So that kind of ends the debate for me.  NZ obviously invented, cooked, and served the first pavlova, and have now perfected it to foolproof convenience.  All they need to do now is find a way to weaponize it and those pesky trans-Tasman quarrels will be over.

Here is the miracle ovum.  Actual size(-ish).

What's inside?  Could this really make meringue cooking easy?

Action shot.

It's in the oven.  The instructions give dire warnings against opening the door at any stage of the process.

And it's out!  Look at that.

I wasn't quick enough to get a completed photo before people started on it.

Maintenance manager Florin is very impressed.  And he's from Romania, which is near Russia, and his fiance is Russian, and Anna Pavlova was Russian, so he should know.

And that was that.

Thursday, 12 January 2012

Something must be done!

Terrible news from the USA today, although actually spotted and sent to me by Ben on the other side of the Atlantic (why, Ben? Why?)

Hostess Brands, the maker of Twinkies, has filed for bankruptcy!  It's all here in this article from The Telegraph.

What does it all mean?  These golden sponge, cream-filled snacks are the only reason I agreed to come to California with Hannah.  They are my go-to snack, excellent for replenishing lost electrolytes after a gym session, perfect for a pre-dinner amuse bouche, invaluable as emergency rations when mountain climbing.

The Twinkie's influence on popular culture is incalculable, with its confectionery delights featuring in many films and inspiring science projects and office pranks.  Twinkies were invented in 1930 and their inventor, James A. Dewar, lived to 88 and claimed the secret of his longevity was "eat Twinkies every day."  They never seem to go off, so he may have a point.

In an America that is happy to bail out large corrupt financial institutions, surely Hostess cannot be allowed to go under ("too tasty to fail"?).  Although it would certainly boost the value of my massive Twinkie hoard.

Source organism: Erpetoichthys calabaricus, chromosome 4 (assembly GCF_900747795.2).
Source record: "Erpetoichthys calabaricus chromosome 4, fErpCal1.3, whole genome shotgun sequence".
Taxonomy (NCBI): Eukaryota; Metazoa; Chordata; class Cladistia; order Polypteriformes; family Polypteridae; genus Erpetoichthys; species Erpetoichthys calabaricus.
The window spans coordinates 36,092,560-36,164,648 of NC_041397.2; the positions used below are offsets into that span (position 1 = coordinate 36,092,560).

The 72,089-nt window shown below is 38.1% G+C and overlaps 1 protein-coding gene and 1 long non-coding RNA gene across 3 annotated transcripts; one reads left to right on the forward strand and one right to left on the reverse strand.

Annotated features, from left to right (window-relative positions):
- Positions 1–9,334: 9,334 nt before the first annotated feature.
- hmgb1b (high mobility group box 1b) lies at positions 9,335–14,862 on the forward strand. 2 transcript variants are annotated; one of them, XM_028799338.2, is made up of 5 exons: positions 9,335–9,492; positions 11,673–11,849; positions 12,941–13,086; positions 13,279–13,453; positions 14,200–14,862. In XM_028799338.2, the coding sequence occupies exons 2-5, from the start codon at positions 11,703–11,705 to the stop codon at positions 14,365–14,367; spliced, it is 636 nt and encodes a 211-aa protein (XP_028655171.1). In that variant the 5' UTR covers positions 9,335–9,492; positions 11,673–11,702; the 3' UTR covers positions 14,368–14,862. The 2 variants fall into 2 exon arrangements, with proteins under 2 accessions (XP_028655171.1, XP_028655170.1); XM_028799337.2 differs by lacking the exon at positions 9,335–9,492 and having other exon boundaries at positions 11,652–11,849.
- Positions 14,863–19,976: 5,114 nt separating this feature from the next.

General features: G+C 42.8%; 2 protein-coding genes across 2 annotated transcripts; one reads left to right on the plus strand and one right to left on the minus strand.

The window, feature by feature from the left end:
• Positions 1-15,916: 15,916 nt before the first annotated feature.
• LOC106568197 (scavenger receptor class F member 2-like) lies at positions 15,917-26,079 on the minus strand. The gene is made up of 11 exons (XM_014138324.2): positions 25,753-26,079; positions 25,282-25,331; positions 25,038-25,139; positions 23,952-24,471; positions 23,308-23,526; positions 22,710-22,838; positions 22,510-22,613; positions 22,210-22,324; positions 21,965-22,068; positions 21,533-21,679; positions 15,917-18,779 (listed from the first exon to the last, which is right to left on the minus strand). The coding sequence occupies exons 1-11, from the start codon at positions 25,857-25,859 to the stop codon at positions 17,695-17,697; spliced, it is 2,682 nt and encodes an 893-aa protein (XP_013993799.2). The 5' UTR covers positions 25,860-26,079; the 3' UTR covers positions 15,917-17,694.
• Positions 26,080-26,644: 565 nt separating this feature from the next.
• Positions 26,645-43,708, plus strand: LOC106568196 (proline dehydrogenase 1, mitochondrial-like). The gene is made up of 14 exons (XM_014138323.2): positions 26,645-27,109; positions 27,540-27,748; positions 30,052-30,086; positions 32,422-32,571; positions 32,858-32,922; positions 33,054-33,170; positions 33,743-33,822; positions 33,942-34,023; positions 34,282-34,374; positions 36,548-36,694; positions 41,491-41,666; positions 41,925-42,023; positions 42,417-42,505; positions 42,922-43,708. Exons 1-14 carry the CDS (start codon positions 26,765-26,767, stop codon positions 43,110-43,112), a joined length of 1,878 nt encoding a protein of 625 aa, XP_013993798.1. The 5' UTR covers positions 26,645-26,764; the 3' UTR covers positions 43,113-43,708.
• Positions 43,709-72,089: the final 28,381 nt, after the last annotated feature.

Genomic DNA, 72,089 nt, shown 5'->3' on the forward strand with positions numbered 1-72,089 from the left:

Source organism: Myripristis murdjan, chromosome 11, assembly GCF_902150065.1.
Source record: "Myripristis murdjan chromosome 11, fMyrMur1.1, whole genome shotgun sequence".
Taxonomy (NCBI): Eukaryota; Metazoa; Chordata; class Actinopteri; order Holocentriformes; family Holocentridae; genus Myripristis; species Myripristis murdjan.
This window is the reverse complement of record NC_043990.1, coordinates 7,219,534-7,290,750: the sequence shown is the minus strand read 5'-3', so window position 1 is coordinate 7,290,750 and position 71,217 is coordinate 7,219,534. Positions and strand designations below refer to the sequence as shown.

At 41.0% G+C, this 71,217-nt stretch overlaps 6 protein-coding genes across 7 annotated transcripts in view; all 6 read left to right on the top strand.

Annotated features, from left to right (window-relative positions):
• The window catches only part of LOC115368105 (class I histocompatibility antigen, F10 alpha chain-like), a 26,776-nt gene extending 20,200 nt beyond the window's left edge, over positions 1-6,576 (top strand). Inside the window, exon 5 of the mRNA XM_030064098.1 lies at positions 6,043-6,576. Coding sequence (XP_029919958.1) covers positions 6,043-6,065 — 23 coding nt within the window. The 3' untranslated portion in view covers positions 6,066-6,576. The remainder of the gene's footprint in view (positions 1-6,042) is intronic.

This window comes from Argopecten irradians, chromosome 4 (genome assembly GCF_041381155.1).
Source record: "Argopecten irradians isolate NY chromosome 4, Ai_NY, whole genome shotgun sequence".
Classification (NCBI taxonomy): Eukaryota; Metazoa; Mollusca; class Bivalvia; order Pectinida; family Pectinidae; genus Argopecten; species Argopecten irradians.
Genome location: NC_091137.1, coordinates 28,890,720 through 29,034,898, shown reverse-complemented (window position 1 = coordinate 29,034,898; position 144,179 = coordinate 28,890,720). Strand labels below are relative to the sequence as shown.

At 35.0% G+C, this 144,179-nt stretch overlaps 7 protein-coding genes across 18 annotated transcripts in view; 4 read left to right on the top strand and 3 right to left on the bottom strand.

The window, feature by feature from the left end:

No consoling.

Saturday, 7 January 2012


It has been a quiet week for me - editing my new erotic sci-fi vampire thriller - but luckily John and Laura have been doing fun things down south.  They took the coastal road and then cut across to the deserts, doing a trip not completely unlike our RV epic of a couple of weeks back.  And I've stolen their best photos, which I present to you below:

This is actually before they left.

Satisfied, and a few pounds heavier.

Down the coast.

Sunset over the Pacific.

More sunset.

Even more.

This was actually taken in Cephalonia, but it's such a nice one I thought I'd put it on a blog of their California trip.  I'm stealing and lying!

Another photo of John eating.  Shocking.

Crystal blue waters.  They even saw some dolphins!

John risks damp feet to capture the perfect shot.

An elephant seals drags himself from the waves.

The familiar road to the Mojave.

A familiar hike too.

And now over to Joshua Tree!

Mountain climbing.

A panorama from the top.

Rock arch.

A final, famous tree.

Sunday, 1 January 2012

Happy New Year!

Celebrated at the correct time of 00:00 GMT, of course.  Why can't we just standardise on these things?  Anyway, John and Laura have popped over from the UK for a couple of weeks to celebrate with us.

Despite the jetlag, they did admirably.